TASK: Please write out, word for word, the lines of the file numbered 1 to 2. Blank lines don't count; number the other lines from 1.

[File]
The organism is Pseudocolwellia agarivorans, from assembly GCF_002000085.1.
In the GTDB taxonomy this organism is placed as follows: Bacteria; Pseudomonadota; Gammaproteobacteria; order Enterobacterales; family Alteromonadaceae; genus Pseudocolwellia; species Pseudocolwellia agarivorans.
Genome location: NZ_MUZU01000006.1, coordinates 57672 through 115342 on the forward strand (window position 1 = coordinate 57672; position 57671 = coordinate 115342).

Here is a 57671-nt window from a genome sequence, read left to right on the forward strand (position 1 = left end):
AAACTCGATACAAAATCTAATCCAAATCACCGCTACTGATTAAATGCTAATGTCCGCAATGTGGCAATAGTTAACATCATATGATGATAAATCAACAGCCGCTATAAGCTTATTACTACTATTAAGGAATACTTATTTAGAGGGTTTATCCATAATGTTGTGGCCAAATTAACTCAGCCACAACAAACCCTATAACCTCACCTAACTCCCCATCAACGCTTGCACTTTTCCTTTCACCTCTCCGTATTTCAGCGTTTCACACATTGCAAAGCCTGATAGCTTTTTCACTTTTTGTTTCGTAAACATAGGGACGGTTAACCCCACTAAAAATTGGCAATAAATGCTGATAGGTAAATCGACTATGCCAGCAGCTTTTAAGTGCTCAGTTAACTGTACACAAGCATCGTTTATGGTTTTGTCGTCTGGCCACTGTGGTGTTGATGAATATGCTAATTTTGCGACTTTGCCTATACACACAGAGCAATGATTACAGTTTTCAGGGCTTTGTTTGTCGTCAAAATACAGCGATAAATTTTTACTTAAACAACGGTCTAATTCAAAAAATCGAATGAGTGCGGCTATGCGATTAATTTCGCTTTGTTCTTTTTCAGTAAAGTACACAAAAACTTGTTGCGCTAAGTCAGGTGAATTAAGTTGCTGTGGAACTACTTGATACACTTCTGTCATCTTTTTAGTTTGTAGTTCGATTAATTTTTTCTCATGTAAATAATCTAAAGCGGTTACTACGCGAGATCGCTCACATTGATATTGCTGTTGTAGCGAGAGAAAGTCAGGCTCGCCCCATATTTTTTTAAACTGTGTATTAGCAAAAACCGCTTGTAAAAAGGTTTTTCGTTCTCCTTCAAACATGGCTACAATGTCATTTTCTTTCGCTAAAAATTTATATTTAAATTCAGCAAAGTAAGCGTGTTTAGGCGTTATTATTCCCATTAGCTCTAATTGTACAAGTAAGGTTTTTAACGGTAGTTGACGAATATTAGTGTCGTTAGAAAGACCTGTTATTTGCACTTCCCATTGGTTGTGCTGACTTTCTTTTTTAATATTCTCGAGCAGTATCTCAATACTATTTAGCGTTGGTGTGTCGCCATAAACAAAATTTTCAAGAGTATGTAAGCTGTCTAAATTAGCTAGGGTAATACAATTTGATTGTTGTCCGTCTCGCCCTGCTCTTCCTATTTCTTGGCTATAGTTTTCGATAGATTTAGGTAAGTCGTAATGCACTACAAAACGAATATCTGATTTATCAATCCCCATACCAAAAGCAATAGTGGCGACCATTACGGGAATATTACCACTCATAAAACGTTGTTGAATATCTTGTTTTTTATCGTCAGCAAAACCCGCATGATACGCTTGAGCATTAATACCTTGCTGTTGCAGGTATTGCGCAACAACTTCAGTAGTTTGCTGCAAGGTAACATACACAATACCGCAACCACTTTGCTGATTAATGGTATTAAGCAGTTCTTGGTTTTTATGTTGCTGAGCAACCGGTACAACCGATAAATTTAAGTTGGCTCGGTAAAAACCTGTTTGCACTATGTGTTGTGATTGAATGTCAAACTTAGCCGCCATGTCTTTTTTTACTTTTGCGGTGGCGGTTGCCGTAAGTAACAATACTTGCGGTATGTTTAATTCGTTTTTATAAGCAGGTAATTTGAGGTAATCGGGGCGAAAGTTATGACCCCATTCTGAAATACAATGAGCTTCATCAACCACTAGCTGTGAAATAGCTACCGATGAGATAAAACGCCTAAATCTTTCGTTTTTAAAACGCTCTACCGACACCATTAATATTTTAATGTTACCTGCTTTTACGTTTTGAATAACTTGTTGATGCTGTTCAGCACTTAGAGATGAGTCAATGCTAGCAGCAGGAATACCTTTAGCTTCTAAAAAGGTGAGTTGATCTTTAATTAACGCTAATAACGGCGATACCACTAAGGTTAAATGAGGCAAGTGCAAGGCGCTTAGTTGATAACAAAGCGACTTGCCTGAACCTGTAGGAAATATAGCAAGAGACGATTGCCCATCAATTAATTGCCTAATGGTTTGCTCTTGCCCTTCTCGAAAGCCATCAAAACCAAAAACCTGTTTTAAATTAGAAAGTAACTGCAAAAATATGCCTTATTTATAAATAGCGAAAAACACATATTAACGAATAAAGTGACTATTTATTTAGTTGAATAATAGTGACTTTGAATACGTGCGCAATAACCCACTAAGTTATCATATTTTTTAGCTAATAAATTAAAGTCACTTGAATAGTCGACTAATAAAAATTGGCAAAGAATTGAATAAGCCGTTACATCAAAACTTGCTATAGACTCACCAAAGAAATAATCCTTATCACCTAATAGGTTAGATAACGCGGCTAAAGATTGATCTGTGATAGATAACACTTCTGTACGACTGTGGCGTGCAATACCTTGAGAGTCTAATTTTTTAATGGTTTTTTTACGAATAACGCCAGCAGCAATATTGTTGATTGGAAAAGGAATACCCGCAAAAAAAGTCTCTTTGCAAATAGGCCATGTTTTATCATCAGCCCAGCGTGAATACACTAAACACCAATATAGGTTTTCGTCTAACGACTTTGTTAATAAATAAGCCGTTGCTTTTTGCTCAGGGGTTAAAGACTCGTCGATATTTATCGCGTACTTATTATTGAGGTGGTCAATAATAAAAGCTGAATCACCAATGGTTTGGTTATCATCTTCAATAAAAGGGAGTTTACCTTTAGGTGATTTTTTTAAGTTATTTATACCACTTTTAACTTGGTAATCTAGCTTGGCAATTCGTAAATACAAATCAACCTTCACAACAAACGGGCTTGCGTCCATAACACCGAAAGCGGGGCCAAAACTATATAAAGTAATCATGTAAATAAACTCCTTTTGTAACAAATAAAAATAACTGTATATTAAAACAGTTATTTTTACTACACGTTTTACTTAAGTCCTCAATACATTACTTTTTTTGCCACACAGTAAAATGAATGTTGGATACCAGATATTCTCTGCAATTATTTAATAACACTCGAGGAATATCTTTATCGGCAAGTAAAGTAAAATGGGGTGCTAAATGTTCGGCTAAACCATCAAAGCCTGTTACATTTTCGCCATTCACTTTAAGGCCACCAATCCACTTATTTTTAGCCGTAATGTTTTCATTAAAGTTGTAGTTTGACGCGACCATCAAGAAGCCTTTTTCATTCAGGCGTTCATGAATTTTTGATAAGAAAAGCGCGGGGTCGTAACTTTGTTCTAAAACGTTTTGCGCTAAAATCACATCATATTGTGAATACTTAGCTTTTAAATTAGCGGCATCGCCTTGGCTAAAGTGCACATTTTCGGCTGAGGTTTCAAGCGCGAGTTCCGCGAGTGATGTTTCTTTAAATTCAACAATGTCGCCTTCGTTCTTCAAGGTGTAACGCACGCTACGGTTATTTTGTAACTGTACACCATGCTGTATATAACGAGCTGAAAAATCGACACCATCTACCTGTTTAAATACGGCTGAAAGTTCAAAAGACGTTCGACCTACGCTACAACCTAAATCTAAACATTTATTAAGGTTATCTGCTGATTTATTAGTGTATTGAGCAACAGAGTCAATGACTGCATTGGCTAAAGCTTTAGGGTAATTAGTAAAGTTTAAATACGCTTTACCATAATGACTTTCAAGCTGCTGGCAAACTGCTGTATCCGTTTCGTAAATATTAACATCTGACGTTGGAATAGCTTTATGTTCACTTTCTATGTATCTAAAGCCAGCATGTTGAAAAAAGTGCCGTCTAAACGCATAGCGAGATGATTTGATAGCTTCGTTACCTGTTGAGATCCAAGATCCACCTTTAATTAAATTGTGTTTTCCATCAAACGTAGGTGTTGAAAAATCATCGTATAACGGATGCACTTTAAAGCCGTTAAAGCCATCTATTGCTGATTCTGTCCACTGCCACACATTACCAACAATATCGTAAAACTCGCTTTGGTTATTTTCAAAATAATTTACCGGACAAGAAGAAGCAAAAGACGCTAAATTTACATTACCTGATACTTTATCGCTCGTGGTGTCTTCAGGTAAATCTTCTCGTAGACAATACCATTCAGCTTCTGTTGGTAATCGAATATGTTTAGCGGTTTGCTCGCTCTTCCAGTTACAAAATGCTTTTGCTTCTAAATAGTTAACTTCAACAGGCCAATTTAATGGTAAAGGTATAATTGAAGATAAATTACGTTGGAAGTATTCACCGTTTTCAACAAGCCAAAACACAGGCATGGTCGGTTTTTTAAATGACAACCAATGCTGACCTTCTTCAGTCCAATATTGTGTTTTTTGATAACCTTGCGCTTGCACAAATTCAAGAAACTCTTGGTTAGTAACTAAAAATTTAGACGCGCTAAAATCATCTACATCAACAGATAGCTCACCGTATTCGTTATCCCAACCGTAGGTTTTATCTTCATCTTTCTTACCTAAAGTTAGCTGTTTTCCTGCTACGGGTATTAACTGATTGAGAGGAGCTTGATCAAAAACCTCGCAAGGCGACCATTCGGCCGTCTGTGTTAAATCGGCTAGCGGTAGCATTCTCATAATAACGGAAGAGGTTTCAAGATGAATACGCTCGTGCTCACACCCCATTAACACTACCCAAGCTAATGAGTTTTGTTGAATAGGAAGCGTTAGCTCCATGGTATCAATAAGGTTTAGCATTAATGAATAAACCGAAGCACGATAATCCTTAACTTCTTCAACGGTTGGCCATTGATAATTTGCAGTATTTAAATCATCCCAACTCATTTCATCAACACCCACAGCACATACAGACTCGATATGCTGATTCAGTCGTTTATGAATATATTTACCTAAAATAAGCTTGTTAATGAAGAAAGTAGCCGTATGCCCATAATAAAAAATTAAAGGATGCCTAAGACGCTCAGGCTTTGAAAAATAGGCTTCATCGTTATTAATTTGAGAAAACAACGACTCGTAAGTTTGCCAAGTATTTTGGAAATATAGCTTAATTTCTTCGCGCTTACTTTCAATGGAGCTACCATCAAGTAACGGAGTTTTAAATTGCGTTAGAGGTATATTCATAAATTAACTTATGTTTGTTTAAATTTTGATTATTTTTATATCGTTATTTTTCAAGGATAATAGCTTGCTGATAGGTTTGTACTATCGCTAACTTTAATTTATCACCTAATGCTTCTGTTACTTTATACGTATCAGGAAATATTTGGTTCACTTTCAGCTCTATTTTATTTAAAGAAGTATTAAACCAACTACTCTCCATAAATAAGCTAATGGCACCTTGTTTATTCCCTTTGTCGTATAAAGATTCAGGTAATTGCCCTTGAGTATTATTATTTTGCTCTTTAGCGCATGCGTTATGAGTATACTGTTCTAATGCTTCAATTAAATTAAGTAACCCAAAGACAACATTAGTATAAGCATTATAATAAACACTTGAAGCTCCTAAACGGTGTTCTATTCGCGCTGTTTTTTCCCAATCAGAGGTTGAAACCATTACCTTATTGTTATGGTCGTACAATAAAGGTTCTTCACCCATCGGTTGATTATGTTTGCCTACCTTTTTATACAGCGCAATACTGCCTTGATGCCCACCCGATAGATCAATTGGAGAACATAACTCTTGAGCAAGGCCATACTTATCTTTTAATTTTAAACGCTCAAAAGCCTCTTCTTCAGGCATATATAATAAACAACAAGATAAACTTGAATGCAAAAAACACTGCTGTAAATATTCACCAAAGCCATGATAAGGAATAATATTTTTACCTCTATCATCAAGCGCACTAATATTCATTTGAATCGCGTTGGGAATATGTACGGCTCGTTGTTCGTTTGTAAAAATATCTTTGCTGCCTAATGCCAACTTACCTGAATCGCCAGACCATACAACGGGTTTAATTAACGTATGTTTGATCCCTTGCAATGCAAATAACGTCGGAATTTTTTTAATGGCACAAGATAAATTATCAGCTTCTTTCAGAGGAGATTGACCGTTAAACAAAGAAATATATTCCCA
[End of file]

The organism is Pseudocolwellia agarivorans, from assembly GCF_002000085.1.
In the GTDB taxonomy this organism is placed as follows: Bacteria; Pseudomonadota; Gammaproteobacteria; order Enterobacterales; family Alteromonadaceae; genus Pseudocolwellia; species Pseudocolwellia agarivorans.